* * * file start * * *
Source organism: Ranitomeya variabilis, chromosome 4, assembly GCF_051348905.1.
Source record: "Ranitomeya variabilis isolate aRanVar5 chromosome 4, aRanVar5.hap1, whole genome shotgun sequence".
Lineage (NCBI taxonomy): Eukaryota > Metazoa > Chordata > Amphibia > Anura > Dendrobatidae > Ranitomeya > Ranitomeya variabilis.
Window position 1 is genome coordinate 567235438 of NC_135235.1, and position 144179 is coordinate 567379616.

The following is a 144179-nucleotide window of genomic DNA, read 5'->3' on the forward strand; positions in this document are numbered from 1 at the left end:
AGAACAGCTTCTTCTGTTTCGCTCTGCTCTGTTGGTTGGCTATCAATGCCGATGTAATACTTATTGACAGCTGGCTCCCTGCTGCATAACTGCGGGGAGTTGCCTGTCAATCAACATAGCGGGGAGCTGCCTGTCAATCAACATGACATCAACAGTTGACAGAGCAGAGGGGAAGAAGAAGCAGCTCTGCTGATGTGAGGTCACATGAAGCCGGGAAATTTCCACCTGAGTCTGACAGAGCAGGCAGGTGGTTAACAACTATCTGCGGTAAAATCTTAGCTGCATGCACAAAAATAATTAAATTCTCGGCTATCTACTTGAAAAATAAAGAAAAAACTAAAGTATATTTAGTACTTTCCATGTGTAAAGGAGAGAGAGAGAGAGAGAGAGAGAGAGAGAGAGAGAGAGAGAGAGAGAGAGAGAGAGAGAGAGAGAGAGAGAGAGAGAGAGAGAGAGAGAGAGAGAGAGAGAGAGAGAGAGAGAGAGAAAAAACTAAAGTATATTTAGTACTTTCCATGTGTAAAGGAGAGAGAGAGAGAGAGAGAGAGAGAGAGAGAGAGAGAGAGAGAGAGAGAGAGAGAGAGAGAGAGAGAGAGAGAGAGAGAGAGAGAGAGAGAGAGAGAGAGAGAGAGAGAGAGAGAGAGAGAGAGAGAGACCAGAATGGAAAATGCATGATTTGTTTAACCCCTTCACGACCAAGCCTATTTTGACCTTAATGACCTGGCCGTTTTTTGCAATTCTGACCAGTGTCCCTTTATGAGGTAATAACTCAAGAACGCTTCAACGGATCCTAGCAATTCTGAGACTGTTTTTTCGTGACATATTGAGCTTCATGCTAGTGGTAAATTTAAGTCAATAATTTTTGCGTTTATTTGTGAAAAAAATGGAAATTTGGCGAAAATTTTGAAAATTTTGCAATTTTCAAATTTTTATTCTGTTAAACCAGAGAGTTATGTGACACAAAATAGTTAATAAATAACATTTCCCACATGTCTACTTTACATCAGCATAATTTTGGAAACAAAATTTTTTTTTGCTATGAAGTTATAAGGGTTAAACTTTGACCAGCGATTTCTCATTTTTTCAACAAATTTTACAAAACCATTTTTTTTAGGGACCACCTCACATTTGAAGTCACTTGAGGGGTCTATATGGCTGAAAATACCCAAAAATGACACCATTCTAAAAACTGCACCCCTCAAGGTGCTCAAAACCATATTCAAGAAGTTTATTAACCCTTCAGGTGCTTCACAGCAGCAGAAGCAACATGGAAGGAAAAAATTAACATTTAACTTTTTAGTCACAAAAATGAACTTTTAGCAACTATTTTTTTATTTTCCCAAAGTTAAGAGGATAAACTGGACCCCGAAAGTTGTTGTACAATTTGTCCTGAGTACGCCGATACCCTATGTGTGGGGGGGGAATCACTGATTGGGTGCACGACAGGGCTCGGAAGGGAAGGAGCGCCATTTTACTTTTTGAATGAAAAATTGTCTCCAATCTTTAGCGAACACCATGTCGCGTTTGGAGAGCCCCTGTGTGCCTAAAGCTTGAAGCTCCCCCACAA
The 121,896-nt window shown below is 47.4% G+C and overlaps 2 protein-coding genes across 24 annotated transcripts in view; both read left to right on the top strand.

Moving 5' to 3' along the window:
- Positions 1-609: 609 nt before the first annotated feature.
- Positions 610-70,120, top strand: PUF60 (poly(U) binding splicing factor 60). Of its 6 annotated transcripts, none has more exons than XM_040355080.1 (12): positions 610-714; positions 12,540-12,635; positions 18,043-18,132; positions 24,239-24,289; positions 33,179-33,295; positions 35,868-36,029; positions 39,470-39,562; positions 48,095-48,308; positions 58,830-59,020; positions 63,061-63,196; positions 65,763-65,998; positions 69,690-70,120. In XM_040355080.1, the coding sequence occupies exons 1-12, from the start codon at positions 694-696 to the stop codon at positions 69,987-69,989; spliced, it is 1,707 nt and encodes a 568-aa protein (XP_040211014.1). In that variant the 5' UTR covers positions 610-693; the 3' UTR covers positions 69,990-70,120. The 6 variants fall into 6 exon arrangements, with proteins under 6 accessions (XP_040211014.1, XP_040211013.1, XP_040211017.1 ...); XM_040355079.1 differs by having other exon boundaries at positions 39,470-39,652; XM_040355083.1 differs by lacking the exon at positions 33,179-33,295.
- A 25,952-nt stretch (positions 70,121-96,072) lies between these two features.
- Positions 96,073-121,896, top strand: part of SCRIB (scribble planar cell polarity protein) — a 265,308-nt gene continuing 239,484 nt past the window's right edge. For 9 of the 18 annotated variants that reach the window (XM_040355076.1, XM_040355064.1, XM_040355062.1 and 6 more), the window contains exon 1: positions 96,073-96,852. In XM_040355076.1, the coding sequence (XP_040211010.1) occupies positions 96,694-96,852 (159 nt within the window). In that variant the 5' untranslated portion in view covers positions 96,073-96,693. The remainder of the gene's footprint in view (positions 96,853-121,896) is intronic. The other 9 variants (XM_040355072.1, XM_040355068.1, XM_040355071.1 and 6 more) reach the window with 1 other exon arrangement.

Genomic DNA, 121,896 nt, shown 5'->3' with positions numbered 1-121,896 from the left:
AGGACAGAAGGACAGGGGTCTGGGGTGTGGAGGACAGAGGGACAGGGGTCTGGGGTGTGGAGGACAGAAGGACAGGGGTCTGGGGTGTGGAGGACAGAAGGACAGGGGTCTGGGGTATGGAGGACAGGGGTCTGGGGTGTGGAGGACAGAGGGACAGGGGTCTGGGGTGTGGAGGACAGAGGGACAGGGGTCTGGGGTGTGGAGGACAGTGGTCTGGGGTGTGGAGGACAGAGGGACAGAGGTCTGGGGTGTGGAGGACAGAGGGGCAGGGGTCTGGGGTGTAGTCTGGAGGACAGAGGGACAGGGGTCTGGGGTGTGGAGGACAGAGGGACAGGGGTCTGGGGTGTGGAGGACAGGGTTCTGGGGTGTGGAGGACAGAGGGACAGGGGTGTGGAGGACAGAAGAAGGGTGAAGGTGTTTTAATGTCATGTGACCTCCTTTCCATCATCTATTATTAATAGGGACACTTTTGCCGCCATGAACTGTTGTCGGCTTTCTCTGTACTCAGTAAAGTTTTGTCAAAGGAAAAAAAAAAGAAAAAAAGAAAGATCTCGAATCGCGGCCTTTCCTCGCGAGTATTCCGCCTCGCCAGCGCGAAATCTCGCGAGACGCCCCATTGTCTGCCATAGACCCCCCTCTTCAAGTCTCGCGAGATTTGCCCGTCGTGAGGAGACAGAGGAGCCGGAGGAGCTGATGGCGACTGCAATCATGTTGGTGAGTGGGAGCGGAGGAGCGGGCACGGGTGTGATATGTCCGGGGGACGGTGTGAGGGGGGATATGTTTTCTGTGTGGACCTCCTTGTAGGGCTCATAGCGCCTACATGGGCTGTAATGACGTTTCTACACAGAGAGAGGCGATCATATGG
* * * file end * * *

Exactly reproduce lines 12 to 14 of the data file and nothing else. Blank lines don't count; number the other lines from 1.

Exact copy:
- Positions 96,073-121,896, top strand: part of SCRIB (scribble planar cell polarity protein) — a 265,308-nt gene continuing 239,484 nt past the window's right edge. For 9 of the 18 annotated variants that reach the window (XM_040355076.1, XM_040355064.1, XM_040355062.1 and 6 more), the window contains exon 1: positions 96,073-96,852. In XM_040355076.1, the coding sequence (XP_040211010.1) occupies positions 96,694-96,852 (159 nt within the window). In that variant the 5' untranslated portion in view covers positions 96,073-96,693. The remainder of the gene's footprint in view (positions 96,853-121,896) is intronic. The other 9 variants (XM_040355072.1, XM_040355068.1, XM_040355071.1 and 6 more) reach the window with 1 other exon arrangement.

Genomic DNA, 121,896 nt, shown 5'->3' with positions numbered 1-121,896 from the left:
AGGACAGAAGGACAGGGGTCTGGGGTGTGGAGGACAGAGGGACAGGGGTCTGGGGTGTGGAGGACAGAAGGACAGGGGTCTGGGGTGTGGAGGACAGAAGGACAGGGGTCTGGGGTATGGAGGACAGGGGTCTGGGGTGTGGAGGACAGAGGGACAGGGGTCTGGGGTGTGGAGGACAGAGGGACAGGGGTCTGGGGTGTGGAGGACAGTGGTCTGGGGTGTGGAGGACAGAGGGACAGAGGTCTGGGGTGTGGAGGACAGAGGGGCAGGGGTCTGGGGTGTAGTCTGGAGGACAGAGGGACAGGGGTCTGGGGTGTGGAGGACAGAGGGACAGGGGTCTGGGGTGTGGAGGACAGGGTTCTGGGGTGTGGAGGACAGAGGGACAGGGGTGTGGAGGACAGAAGAAGGGTGAAGGTGTTTTAATGTCATGTGACCTCCTTTCCATCATCTATTATTAATAGGGACACTTTTGCCGCCATGAACTGTTGTCGGCTTTCTCTGTACTCAGTAAAGTTTTGTCAAAGGAAAAAAAAAAGAAAAAAAGAAAGATCTCGAATCGCGGCCTTTCCTCGCGAGTATTCCGCCTCGCCAGCGCGAAATCTCGCGAGACGCCCCATTGTCTGCCATAGACCCCCCTCTTCAAGTCTCGCGAGATTTGCCCGTCGTGAGGAGACAGAGGAGCCGGAGGAGCTGATGGCGACTGCAATCATGTTGGTGAGTGGGAGCGGAGGAGCGGGCACGGGTGTGATATGTCCGGGGGACGGTGTGAGGGGGGATATGTTTTCTGTGTGGACCTCCTTGTAGGGCTCATAGCGCCTACATGGGCTGTAATGACGTTTCTACACAGAGAGAGGCGATCATATGG